Statistical skills are clearly important but those in the field say they need to be paired with additional knowledge. Kendra Vant, General Manager of Big Data Analytics, Big Data Global at Telstra, says: “If you look back at where the name data scientist came from – and it hasn't actually been around that long – it is someone who knows more statistics than a computer programmer or more computer programming than a statistician.”

Vant says the key differentiator for today’s data scientist is the ability to write in scripting languages such as Ruby or Python, or more niche languages along the lines of R and SAS. Still, Vant says locally we are lagging behind countries such as the US when it comes to producing professionals with skill sets of this nature. She says: “I don't think we see that quite as uniformly across the Australian market yet.”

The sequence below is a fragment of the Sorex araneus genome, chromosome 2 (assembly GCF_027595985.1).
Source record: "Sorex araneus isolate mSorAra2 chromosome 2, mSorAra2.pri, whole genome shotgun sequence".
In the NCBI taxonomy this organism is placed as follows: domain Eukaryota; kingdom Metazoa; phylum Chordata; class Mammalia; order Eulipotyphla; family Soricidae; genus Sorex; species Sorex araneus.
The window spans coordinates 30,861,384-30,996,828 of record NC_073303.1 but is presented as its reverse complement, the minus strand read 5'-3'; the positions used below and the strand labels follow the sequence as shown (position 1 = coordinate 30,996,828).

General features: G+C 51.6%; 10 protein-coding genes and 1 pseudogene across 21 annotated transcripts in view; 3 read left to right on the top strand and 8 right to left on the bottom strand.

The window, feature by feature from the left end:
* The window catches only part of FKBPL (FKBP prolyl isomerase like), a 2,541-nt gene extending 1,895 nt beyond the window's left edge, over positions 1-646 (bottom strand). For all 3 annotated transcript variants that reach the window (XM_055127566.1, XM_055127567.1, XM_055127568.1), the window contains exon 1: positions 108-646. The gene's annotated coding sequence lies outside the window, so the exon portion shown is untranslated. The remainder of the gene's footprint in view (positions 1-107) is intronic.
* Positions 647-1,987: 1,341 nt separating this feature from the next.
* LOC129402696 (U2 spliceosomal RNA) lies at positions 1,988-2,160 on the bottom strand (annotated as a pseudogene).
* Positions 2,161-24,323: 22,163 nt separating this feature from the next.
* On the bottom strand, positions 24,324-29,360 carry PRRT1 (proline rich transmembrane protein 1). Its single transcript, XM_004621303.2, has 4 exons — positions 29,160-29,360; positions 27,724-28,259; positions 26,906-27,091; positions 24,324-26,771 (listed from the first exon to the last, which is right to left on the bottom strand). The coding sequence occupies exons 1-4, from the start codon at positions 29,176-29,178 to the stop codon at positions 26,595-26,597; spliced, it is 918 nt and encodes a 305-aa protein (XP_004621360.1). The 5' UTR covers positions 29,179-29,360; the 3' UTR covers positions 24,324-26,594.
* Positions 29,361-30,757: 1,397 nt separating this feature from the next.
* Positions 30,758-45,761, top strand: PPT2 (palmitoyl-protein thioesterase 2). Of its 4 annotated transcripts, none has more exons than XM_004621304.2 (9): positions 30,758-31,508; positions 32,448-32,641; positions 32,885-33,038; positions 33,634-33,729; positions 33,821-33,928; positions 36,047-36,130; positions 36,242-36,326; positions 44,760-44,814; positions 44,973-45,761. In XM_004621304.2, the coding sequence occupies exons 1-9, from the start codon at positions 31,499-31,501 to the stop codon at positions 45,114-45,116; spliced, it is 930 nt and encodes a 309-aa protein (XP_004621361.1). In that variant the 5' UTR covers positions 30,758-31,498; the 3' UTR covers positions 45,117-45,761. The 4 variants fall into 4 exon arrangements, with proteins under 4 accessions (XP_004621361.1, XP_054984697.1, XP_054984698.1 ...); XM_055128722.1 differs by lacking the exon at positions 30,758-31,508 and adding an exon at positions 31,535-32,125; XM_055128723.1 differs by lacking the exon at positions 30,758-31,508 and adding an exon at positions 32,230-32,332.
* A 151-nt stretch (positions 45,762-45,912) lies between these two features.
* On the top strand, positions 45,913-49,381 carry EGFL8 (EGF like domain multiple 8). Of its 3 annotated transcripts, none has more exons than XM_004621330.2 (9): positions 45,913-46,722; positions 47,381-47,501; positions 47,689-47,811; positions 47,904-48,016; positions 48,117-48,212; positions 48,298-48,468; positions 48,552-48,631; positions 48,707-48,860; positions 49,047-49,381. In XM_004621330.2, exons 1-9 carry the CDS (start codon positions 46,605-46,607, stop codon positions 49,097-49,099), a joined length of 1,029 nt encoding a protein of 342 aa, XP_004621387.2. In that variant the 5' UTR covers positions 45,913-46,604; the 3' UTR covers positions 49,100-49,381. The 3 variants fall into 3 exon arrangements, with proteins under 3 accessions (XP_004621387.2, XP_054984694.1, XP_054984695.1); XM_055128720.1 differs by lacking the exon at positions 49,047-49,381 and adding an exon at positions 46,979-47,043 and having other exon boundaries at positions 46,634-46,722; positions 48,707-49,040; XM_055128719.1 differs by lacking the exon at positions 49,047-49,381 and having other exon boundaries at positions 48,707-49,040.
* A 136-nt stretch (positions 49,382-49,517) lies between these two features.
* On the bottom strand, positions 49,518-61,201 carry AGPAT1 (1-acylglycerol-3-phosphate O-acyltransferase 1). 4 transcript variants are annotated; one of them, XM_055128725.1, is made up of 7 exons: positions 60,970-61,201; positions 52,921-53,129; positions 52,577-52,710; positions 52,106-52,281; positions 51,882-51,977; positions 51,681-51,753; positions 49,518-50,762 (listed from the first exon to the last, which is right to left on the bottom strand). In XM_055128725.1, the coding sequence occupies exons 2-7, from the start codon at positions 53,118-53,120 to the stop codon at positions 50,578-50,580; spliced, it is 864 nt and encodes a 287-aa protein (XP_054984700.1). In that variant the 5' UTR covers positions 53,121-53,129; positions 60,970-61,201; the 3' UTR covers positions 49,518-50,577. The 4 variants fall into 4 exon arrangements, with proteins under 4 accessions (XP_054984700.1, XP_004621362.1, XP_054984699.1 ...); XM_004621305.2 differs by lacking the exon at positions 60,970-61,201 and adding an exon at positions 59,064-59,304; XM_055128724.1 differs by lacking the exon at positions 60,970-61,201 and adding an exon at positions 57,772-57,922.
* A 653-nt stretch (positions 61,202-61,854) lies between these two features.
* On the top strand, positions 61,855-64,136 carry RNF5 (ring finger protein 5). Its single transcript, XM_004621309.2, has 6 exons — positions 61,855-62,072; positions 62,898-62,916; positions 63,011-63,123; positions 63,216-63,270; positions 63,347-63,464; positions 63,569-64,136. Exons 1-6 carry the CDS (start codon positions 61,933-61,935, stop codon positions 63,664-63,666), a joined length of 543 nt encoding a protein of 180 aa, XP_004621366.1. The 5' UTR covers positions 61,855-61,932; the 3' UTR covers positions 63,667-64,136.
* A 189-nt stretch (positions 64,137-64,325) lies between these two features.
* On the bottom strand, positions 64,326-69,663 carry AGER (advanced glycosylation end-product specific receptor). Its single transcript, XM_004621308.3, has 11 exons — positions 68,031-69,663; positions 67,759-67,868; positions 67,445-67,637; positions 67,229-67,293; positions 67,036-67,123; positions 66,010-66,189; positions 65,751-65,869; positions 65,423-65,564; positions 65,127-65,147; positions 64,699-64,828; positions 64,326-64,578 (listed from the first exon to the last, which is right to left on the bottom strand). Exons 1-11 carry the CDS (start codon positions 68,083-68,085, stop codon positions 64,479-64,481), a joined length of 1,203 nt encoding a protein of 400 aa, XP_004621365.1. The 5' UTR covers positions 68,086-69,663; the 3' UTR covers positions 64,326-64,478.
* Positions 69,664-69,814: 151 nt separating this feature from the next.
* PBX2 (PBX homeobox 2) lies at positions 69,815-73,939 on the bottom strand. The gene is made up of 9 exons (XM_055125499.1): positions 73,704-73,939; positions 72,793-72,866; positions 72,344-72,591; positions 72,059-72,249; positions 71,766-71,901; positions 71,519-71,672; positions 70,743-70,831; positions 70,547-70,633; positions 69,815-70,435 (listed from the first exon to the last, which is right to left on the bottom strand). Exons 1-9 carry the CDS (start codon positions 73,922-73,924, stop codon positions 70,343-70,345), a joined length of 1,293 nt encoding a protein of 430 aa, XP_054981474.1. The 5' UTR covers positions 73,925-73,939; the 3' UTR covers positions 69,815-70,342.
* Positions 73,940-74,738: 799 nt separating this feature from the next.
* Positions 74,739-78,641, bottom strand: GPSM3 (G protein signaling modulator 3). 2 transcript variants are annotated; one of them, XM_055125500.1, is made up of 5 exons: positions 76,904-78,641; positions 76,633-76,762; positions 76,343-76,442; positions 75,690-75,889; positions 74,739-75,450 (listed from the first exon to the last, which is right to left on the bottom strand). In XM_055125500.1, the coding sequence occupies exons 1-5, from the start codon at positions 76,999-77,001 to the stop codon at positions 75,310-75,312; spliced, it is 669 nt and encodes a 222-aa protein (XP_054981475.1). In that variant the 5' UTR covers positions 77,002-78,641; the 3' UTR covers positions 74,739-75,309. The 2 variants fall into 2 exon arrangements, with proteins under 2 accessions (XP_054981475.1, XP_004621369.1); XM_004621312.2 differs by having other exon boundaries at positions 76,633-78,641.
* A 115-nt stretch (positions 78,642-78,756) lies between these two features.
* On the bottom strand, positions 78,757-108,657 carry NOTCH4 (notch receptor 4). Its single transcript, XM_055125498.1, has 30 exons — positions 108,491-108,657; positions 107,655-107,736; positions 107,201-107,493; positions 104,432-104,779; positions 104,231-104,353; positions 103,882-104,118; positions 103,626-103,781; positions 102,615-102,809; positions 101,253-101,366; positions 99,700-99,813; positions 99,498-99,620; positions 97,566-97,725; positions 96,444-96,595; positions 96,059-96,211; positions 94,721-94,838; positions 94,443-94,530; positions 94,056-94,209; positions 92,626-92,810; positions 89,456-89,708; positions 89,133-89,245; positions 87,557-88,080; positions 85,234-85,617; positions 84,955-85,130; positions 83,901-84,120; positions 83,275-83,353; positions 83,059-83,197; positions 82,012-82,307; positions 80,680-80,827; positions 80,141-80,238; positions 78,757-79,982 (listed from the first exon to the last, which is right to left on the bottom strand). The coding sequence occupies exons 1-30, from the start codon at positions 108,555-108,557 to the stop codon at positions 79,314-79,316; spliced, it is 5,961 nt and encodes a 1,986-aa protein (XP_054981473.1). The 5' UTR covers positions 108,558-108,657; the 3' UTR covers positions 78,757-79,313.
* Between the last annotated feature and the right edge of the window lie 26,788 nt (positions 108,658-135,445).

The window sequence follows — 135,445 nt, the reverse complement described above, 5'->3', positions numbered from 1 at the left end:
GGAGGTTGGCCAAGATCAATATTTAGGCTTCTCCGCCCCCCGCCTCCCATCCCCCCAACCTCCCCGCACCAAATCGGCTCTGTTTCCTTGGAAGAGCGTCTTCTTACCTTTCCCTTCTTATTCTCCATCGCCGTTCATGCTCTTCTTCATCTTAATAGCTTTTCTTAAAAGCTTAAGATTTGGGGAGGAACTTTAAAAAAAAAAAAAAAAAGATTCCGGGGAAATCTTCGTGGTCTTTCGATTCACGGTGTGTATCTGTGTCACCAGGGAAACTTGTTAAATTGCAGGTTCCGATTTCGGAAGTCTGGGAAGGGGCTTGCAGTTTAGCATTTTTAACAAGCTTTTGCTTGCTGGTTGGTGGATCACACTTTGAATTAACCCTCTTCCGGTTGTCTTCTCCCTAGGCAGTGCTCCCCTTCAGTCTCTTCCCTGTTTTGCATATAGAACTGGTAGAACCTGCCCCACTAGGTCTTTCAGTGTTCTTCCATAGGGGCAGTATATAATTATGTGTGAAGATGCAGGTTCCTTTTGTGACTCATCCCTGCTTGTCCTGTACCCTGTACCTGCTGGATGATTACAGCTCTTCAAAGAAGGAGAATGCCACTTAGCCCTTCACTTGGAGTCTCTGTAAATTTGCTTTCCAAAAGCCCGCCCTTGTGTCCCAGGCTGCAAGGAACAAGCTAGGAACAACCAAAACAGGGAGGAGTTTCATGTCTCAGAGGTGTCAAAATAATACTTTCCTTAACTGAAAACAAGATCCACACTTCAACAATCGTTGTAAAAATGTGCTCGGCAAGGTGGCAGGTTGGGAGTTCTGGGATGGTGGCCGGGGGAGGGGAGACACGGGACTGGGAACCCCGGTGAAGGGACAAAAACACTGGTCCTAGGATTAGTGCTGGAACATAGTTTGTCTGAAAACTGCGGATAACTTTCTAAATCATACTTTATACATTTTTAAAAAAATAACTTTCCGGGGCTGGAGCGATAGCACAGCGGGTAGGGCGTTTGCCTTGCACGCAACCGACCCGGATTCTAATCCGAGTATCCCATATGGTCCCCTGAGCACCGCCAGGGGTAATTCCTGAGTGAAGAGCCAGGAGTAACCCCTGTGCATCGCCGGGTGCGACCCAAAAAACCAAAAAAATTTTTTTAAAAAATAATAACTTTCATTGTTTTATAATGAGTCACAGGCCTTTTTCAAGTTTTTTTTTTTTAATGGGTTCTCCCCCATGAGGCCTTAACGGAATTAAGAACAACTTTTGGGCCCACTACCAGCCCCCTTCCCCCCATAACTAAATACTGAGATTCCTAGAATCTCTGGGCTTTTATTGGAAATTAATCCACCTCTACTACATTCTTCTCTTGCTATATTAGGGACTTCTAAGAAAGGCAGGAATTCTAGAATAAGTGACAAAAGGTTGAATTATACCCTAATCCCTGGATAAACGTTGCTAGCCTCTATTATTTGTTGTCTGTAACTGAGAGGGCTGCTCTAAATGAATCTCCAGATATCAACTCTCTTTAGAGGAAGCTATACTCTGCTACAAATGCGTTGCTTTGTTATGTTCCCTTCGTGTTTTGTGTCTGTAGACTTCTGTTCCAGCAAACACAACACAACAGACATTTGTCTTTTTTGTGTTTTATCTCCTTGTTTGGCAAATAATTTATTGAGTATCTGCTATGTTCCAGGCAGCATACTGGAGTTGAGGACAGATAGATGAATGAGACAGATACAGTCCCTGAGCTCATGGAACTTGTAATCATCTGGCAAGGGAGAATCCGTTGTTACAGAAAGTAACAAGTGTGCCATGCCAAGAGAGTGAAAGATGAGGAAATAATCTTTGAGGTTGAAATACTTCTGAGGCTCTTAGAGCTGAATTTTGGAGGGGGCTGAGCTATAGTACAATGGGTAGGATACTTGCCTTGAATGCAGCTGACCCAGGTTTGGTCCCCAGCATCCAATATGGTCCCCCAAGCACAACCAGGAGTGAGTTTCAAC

UTS’ Ryan agrees that a broader knowledge base is required to work in the field. She says: “If you just study statistics, that's probably not quite enough. You need a modern blend where you've got training in statistics and some training in computer science because these days it's not just the stats methods. You have to be really good on the computational side. You have to know how to work with big databases. You have to know how to work with internet data and distributed data systems. You have to be able to communicate. We really need a transformation of statistical education so that kids come out with the right blend of skills to be able to move in all these areas. If you get somebody who's got those skills, they can be helpful in virtually any industry.”

While the difference between a statistician and a data scientist is still being ironed out, Vant says there’s also another shift in role designations. She says: “There are a number of people who call themselves a data scientist now that two years ago would have called themselves a data analyst.”

​Strength in numbers

Semantics aside, the industry is clearly experiencing a surge. Vant says: “There's no doubt a lot of people want to get into this line of work. There's an absolute fascination with the field.”